I was so excited when Jeanne Magill approached me about interviewing one another for our respective blogs (click here to read her interview with me). Jeanne’s first novel, Damaged In Service, was published last summer. It is a terrific book. I think Jeanne has a great writing style and has created two completely engaging characters in Zeke and Anne. I thoroughly enjoyed getting to know them. As we interviewed one another, I had a chance to ask Jeanne a lot of writerly things I’d been curious about. It was a really fun conversation and we could have gone on a lot longer but figured we’d keep it blog length. Enjoy!
ADR: That’s really interesting. Do you think as a result of your early ability in art that when you write you see things cinematically? I definitely had the sense at times reading Damaged In Service that you could really see what what you were writing. As a result, the reader could see it too.
I suppose it’s kind of combination of art and theater as well as being a little right brain dominant. You’re correct, I do have kind of a cinematic vision that is both visual and auditory. Generally, I can’t listen to music when I’m writing because I need to listen to the dialogue. And I try to write it down as quickly as I hear it. I also use a speech recognition program and dictate, which also produces some hysterical word combinations. (For example, I said dictate and ended up with duct tape.)
If I’m writing narrative, I often close my eyes and just describe what I see. I know it’s a cliché, but I have only a vague idea of story and work hard to develop the characters who will actually tell the story. If the scene is particularly vivid, it’s easy for me to go overboard with description and I have to rein it in. ADR: Too funny! I think dictation machines have long been a source of amusement.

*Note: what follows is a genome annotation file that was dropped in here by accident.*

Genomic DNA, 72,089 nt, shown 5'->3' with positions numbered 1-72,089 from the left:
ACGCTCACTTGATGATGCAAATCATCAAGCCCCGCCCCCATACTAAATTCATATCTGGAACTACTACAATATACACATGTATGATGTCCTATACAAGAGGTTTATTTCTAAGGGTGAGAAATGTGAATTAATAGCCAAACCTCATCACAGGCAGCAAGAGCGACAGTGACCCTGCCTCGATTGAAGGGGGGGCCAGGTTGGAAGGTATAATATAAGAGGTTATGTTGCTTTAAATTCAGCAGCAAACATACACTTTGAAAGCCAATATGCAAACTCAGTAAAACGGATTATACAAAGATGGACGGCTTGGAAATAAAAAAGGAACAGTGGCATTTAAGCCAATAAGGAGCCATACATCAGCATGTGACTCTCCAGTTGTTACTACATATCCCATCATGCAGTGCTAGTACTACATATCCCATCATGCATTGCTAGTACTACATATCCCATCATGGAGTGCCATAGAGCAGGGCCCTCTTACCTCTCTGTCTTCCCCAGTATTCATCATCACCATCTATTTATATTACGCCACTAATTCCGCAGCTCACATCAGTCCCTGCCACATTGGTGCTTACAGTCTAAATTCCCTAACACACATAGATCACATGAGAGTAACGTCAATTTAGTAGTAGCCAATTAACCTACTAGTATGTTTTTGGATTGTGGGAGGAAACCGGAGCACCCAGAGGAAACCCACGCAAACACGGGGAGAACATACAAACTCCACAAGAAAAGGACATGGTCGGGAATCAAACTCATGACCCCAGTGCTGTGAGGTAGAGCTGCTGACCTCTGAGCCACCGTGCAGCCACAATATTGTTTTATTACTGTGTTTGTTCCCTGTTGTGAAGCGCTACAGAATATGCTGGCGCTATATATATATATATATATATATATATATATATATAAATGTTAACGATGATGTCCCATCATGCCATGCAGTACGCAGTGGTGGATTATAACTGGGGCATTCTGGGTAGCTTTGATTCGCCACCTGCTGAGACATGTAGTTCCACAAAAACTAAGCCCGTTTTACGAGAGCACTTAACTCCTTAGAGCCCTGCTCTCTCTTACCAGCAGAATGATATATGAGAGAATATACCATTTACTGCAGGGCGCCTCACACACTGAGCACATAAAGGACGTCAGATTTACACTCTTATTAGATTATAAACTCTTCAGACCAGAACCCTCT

I know a lot of writers make detailed biographical notes on their characters, much of which never make it into their actual work but inform it all the same. How do you go about creating character? Do you pull them out of thin air or are they inspired by people you come across? JBM: Hmm, creating characters… I’ve tried using several methods. First let me say (…of course you will, you’re not here to stop me, <grin>). Unlike almost every author I know, I do not have a system or even a repository for notes. When I do research, I cull facts from several different sources and generally let them marinate overnight or for however long, until they distill down to something I can use. No outlines, no index cards, white boards, or detailed schematics.
The same goes for characters. As a general rule, none of my characters are actually based on real people. Of course, if a nurse appears in my story, the odds are good she will likely share my own educational and philosophical views.
Although I have a reasonably clear idea of what my characters look like, I rarely have a specific individual in mind—with the exception of my beloved Zeke Cabot who bears a striking resemblance to a taller version of Halle Berry.
One of the tools I’ve used on several occasions is horoscopes. I’m not an expert, but I have a general idea of the qualities for several astrological signs, so I pick a birth date including date, year, time of day, location then I run a complete character study on each character and another one for compatibility. That gives me a very good idea about strengths and weaknesses and areas of compatibility. I’ve used it in a couple of stories and it’s helped to flesh out some of the inner workings that stubborn characters are reluctant to share.
On a recent experiment with another writer, we each made up the character and then went to iStock photo and selected a dozen likely candidates. When we both easily agreed on two, we had very good likeness’s of our protagonists and we could build from there. For another story about opera singers, I just mentally combined the aspects of three familiar singers to create an amalgam of the stereotypical singer.
ADR: You’ve done a great job creating a very compelling character in Zeke. I know that we can expect the sequel to Damaged in Service from you soon which I’m sure lots of readers are anticipating. What else do you have brewing? You’ve written about the opera world before — can we expect a full length novel with that setting?JBM: Thanks, Amy, I’m very fond of Zeke and I’m still ‘learning’ her.
After a break and some fresh writing, I’ll start the revisions for book 3 in the series, which will amp up the action for the Girls.
In the queue I have a novella and a full-length story featuring two characters I introduce in book 2 of the series, “Defying Gravity”. It will involve two very different widows and a trip to Scotland.